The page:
In a previous article, I looked at the construction of anechoic chambers and their relevance to measuring the frequency response and various distortions of speakers. I’m now going to compare some of the different ways of measuring frequency response and their pros and cons.
I am not going to discuss what constitutes a good target response, merely how accurate the results might be. I’m not going to get too technical either, but it’s a hefty topic, so the discussion is going to be split into a couple of articles, beginning at the beginning.
Swept sine wave method
At one time, this was the only viable way of measuring frequency response or, more accurately, the steady-state frequency response. This diagram illustrates a basic set-up.
The oscillator can generate a pure tone anywhere in the audio band. The signal is amplified and fed to a speaker, whose output is picked up by a high-quality microphone and recorded. Gradually sweep across the bandwidth of interest (traditionally 20Hz to 20kHz, being the range of human hearing) with an electrical signal at a fixed voltage and you can plot the output onto paper. You have to be careful not to sweep through the frequencies too rapidly, otherwise the speaker doesn’t have enough time to reach its steady state.
This photo from our archives shows a typical measuring setup of the time (late1960s). The device with the round dial behind the plotter is a beat frequency oscillator (BFO). They produced very pure tones and, although strictly not necessary for simple frequency response plots, were essential when measuring distortion. The response being plotted looks a little smoother than normal, being plotted on half (vertical) scale paper to reduce the size of wiggles and perhaps with the pen on ‘slow’ response. It was probably intended for publicity!
Here is a sample of a full scale plot of one of our old speakers (808). The measurement was made in the large BRE chamber mentioned in the Anechoic Chamber article, so the bass response is fairly accurate.
For simple frequency response measurements, it was common to use an input voltage of 2.83V (equivalent to 1 watt into an 8Ω load) and put the microphone at a distance of 1 metre. The flat portion of the graph would then come out at the sensitivity of the speaker if everything were properly calibrated. Later it was realised that putting the microphone only 1 metre away was probably not far enough; you could be measuring significantly nearer some drivers than others, leading to incorrect balancing. A distance of 2 metres became more common and this is what was used for the measurement shown above. It’s closer anyway to a typical listening distance. As for sensitivity, all you have to do is recalibrate for the 6dB lost in level as the distance is doubled.
If you add a narrow band filter to the equipment, you can measure harmonic distortion (2nd, 3rd, 4th etc.). You set the filter to the required multiple of the fundamental frequency fed in and it will track the sweep. Here’s a plot of the 2nd harmonic distortion of the 808:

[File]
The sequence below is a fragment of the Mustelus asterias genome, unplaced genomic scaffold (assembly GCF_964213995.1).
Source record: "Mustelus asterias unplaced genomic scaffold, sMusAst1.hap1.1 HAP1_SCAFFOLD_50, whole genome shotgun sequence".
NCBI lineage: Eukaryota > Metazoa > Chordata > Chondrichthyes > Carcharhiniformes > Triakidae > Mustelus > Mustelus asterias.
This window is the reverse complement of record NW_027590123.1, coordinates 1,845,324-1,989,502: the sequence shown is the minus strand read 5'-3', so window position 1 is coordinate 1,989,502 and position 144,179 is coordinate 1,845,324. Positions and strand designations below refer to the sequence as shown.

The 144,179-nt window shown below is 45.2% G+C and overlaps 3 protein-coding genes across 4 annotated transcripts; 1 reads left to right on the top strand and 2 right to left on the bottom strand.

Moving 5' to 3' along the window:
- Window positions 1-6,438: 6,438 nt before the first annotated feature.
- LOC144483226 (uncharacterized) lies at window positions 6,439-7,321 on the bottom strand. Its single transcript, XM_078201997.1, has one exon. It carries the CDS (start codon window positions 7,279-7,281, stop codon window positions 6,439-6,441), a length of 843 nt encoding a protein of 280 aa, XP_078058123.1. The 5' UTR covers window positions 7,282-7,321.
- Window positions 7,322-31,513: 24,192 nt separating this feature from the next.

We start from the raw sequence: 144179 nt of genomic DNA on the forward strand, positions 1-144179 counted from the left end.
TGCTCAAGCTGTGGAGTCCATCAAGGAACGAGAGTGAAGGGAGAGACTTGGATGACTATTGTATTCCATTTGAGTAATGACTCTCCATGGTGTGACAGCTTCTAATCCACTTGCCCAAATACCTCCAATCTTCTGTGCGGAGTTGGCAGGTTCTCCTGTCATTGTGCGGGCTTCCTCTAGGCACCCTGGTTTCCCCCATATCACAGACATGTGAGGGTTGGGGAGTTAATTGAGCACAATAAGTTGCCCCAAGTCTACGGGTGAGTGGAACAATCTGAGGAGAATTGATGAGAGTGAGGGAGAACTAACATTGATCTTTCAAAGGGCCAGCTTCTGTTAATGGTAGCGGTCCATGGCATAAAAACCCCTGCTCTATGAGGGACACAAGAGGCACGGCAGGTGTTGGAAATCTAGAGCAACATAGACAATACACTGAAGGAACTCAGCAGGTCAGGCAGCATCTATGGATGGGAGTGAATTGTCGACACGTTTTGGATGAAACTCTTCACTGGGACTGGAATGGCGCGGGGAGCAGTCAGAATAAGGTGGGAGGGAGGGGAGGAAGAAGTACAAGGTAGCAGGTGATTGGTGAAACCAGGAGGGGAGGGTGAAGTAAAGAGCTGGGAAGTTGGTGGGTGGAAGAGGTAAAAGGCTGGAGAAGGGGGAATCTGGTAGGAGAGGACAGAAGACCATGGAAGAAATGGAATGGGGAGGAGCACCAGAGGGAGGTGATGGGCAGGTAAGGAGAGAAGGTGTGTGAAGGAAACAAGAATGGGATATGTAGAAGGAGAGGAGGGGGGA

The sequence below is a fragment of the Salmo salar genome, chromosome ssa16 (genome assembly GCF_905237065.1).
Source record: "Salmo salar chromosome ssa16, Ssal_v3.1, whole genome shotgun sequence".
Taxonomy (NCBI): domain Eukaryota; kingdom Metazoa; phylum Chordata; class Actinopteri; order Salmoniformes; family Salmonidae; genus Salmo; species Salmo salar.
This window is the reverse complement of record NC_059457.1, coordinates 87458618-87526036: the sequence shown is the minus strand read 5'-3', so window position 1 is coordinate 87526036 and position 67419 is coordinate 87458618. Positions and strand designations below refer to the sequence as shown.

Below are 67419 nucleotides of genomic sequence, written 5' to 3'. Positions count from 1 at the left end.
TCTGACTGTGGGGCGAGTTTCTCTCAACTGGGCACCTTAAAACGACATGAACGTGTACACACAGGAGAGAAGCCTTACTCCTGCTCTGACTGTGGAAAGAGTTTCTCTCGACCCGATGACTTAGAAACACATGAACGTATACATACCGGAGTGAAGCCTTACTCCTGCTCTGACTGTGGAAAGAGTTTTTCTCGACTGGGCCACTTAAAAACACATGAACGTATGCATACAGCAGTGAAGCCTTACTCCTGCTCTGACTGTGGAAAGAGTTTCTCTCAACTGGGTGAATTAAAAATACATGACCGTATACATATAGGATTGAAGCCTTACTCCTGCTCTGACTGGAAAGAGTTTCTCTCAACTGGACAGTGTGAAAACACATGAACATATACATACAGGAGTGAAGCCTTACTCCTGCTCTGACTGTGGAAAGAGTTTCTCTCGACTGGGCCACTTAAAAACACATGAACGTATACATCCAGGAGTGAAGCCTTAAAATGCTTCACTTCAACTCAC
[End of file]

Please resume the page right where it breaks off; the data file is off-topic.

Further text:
and the 3rd harmonic:
Of course, all you got from this type of measurement was a series of plots on pieces of paper. And it was all steady state. It gave you no idea why speakers with very similar response plots sounded so different from one another. Of course, the answer lay in differentiating between the various causes of irregularities, or deviations from flat, in the response. It made a difference if the wiggle was caused by an underlying resonance or a reflection or diffraction off sharp edges in the structure. A way of measuring transient behaviour was needed.
We have become used to seeing waterfall plots of speakers in reviews. These days, with various digital measurement techniques, they are relatively easy to produce and show how a speaker’s output builds and decays as the signal starts and stops. But it is instructive to look back at the origin of such plots. If you are a serious engineer or enthusiast, I heartily recommend you read a paper by D E L Shorter of the BBC Research Department entitled “The Development of High-Quality Monitoring Loudspeakers: A Review of Progress”. It dates from 1958 – yes, 54 years ago – and looks delightfully old fashioned, being written on a typewriter and using cycles per second instead of the modern hertz. You can download it in pdf format here: http://downloads.bbc.co.uk/rd/pubs/reports/1958-31.pdf
In his day, Shorter was a significant figure in the industry and the BBC Research Department at Kingswood Warren a haven of talent, with both Spencer Hughes (Spendor) and Dudley Harwood (Harbeth) being two engineers that started out working with Shorter at the BBC and then going on to found their own speaker companies.
In this paper, Shorter describes a method of using interrupted tone bursts to realise a rather crude waterfall plot as shown in this extract:
It just goes to show that many ideas we think of as new in audio are not at all, they are merely new and better ways of doing things.
During the 1970s, engineers started to turn their attention to phase response. Being cynical, this was probably because B&K introduced a phase meter and engineers were able to measure acoustic phase conveniently for the first time. A combination of amplitude and phase response is necessary to fully define frequency response, but you really need the two in some form of combined measurement. Separately, amplitude and phase are of limited use, but the phase meter’s arrival did usher in a brief flirtation with trying to get a flat acoustic phase response from speakers and our DM6 was one such model. But it eventually became apparent that compromises were being made in more important areas of performance to achieve a flat phase response and it fell out of fashion.
Things began to come together when computers became readily available and with them a new way of measuring – the impulse response. We’ll talk about that in another article.
Mike Gough, Senior Product Manager.